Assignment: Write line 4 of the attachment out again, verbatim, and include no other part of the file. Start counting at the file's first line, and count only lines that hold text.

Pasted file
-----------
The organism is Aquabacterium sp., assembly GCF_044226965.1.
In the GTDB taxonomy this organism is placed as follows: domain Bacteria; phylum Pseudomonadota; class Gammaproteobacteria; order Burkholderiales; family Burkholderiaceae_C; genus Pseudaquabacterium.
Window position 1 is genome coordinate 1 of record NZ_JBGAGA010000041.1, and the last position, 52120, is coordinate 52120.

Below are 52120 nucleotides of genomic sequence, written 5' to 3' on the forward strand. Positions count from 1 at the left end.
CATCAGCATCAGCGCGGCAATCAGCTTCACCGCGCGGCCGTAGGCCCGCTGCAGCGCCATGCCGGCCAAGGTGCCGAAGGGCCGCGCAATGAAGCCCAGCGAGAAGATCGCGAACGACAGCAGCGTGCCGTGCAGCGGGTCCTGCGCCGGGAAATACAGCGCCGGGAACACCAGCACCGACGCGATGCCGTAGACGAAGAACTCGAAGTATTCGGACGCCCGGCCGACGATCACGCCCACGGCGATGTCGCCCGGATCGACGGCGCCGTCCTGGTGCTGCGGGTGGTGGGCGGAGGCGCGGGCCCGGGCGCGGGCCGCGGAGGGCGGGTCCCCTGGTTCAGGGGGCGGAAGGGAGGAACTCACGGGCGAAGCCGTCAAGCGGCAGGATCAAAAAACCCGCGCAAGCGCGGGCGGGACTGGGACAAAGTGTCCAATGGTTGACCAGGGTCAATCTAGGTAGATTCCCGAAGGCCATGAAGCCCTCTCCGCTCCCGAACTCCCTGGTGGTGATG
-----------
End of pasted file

Below are 52120 nucleotides of genomic sequence, written 5' to 3' on the forward strand. Positions count from 1 at the left end.